Luminous, clear and radiant in texture this glides and flows seemingly effortlessly. In Paris this was clearly excellent but so closed as to be practically inaccessible; at the chateau it was a revelation. I love the touch of cedar that emerges with air and patience, the gracious slowly tapering finish, the trace of toast on the finale and the lingering sensation of chewing on grape and cherry skins. Balanced, energetic, lithe and in total harmony, this is the best wine I’ve tasted from La Lagune.
Lamothe-Bergeron (Haut-Médoc; 55% Cabernet Sauvignon; 43% Merlot; 2% Petit Verdot; a final yield of 37hl/ha; aging in oak barrels, a third of which are new; 13% alcohol). Very ripe with an impressive and very natural sweetness coming from the ripe cherry and berry fruit (rather than any residual sugar). This is fresh, vibrant and joyous. Awarded cru bourgeois supérieur status in the recent re-classification and very worthy of it on the evidence of this wine.
Liversan (Haut-Médoc, cru bourgeois, from Antoine Moueix). Tasted alongside Patache d’Aux, this is a bigger and more structured wine, with less gentle and voluptuous tannins. It’s a little more rustic, I guess, and possibly a little more traditional, with a rather darker berry fruit – brambles and blackberries, with a nice note of wild herbs. It also has a slightly fuller mid-palate but, as a consequence, it’s a little firmer and more foursquare. But ultimately, this too will turn out well.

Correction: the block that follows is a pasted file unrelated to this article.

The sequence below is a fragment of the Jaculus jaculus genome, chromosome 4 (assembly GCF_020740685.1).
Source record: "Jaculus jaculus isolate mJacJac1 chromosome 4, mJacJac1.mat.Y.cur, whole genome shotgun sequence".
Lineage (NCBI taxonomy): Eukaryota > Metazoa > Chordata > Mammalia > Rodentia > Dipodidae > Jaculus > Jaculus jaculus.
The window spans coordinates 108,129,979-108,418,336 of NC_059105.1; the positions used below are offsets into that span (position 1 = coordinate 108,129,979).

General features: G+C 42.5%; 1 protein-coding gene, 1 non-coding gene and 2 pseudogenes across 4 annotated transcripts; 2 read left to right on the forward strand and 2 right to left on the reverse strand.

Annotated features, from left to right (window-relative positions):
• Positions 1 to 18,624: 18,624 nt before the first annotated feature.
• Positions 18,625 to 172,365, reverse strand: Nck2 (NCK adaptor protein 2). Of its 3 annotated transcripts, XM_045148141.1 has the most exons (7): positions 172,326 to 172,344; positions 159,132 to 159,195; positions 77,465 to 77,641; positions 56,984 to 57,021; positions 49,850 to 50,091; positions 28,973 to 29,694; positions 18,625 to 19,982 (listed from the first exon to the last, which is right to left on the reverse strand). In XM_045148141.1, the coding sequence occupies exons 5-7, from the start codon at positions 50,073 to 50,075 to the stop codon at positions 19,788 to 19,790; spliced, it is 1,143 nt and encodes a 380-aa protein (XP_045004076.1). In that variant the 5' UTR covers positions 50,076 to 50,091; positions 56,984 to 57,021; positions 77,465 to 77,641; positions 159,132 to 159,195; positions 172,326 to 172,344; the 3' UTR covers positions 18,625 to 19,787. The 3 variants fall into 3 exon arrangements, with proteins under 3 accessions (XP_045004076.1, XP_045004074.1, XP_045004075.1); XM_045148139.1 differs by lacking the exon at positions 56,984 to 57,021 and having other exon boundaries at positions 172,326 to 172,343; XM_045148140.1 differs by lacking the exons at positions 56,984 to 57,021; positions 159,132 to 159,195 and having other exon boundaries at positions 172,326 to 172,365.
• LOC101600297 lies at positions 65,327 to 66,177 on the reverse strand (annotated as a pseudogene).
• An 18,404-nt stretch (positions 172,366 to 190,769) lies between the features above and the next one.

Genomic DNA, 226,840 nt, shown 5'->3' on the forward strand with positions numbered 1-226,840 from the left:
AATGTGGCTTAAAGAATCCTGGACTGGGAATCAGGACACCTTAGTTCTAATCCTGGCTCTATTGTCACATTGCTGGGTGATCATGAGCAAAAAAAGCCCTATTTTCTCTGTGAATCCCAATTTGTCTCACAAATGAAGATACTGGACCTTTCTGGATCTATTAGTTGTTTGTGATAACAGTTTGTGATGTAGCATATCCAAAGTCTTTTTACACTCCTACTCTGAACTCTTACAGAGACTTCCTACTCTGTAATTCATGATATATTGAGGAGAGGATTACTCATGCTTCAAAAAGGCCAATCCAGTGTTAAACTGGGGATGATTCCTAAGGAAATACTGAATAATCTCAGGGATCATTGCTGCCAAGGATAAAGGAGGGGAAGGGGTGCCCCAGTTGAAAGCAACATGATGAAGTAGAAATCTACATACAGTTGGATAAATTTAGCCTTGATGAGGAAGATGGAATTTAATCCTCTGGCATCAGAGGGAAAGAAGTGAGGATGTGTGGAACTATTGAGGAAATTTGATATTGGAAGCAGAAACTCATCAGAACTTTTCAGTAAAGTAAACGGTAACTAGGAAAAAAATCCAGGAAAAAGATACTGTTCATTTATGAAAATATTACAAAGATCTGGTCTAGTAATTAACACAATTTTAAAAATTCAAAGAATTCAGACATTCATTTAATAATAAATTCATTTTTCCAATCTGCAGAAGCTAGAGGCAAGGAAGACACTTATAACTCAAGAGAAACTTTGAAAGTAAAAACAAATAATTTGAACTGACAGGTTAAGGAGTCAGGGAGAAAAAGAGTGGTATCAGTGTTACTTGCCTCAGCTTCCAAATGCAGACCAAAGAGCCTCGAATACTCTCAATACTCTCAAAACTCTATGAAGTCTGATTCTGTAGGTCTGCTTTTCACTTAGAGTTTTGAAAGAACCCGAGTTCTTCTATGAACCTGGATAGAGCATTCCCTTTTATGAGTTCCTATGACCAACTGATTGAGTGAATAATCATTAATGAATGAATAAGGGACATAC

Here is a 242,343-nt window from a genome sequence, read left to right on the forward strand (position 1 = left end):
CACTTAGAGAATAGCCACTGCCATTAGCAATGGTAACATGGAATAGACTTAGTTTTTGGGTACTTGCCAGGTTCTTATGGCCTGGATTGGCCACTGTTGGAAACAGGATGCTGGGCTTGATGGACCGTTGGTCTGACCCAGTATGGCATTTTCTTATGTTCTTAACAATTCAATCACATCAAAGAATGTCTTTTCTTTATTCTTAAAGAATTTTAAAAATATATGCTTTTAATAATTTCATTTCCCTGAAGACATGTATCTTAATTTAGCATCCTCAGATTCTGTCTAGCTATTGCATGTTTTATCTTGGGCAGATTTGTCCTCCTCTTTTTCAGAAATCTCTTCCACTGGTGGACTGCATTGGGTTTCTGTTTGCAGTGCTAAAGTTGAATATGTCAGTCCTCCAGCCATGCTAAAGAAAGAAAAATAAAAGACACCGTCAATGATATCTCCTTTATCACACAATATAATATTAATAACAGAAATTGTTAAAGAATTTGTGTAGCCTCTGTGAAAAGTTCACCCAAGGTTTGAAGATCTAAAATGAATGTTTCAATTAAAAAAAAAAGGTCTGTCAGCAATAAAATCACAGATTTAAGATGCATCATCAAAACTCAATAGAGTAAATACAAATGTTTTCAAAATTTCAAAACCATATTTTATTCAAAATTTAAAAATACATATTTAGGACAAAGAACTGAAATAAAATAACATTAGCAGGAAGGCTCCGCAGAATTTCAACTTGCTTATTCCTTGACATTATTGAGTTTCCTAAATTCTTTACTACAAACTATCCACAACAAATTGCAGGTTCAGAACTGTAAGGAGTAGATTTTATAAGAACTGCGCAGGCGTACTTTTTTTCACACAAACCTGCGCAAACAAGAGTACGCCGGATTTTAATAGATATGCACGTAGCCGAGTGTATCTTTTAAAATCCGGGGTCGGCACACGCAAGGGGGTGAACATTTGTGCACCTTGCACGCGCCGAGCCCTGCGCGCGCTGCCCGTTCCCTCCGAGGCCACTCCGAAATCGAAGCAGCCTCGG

Madame de Beaucaillou (Haut-Médoc; 24% Cabernet Sauvignon; 66% Merlot; 10% Petit Verdot; pH 3.68; TPI 89; aging in oak barrels, 20% of which are new, for 12 months; 13.5% alcohol). Tasted over Zoom with Bruno Borie and Tracey Dobbin from Flaconwit samples. Clean, bright, quite fresh – with a combination of red and darker berry fruit – raspberries, loganberries and mulberries, with a nice twist of the pencil sharpener, a hint of vanilla and a herby/earthy undertone. Light, soft and gentle – very gently extracted, maybe a little thin in the mid-palate and with tannins that are only just fully ripe on the finish, but soft enough for this not to be a problem. Bright and fresh, especially on the finish, and creamily textured.
De Malleret (Haut-Médoc; cru bourgeois exceptionnel; 60% Cabernet Sauvignon; 37% Merlot; 3% Petit Verdot; aging in oak barrels, 30% of which are new). Another opportunity to ‘test’ the new cru bourgeois classification and another cru bourgeois exceptionnel with Stephane Derenoncourt as a consultant that passes the test with flying colours. Tasted just after d’Agassac, this is slightly more open-textured, a little less dense and with a little more oak influence. But it’s very much at the same level and remains, despite the oak, quite a classic expression of its terroir. Black cherries, cedar, graphite, a twist of black pepper and super-svelte tannins – what’s not to like?
Patache d’Aux (Haut-Médoc, cru bourgeois, from Antoine Moueix). This is sapid and nicely balanced, with juicy, fresh yet fully ripe red berry fruit and with soft and yet engaging quite fine-grained tannins. It has an impressively gentle mouthfeel and glides effortlessly over the palate. It needs to flesh out just a little more in élevage otherwise it risks remaining just a little hollow in the mid-palate, but this is a very attractive Haut-Medoc.